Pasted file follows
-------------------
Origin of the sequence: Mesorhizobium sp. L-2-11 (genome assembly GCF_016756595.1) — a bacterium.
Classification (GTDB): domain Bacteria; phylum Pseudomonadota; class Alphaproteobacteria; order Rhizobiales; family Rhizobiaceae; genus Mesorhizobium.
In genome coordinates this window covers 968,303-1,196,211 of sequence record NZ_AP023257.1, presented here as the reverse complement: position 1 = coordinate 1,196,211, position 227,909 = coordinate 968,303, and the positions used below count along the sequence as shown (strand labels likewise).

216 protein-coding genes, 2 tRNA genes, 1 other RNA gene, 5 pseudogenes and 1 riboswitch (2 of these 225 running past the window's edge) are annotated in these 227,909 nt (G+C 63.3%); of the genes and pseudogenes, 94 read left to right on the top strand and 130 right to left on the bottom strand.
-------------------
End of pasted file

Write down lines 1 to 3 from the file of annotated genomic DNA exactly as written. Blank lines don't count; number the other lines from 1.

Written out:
Origin of the sequence: Mesorhizobium sp. L-2-11 (genome assembly GCF_016756595.1) — a bacterium.
Classification (GTDB): domain Bacteria; phylum Pseudomonadota; class Alphaproteobacteria; order Rhizobiales; family Rhizobiaceae; genus Mesorhizobium.
In genome coordinates this window covers 968,303-1,196,211 of sequence record NZ_AP023257.1, presented here as the reverse complement: position 1 = coordinate 1,196,211, position 227,909 = coordinate 968,303, and the positions used below count along the sequence as shown (strand labels likewise).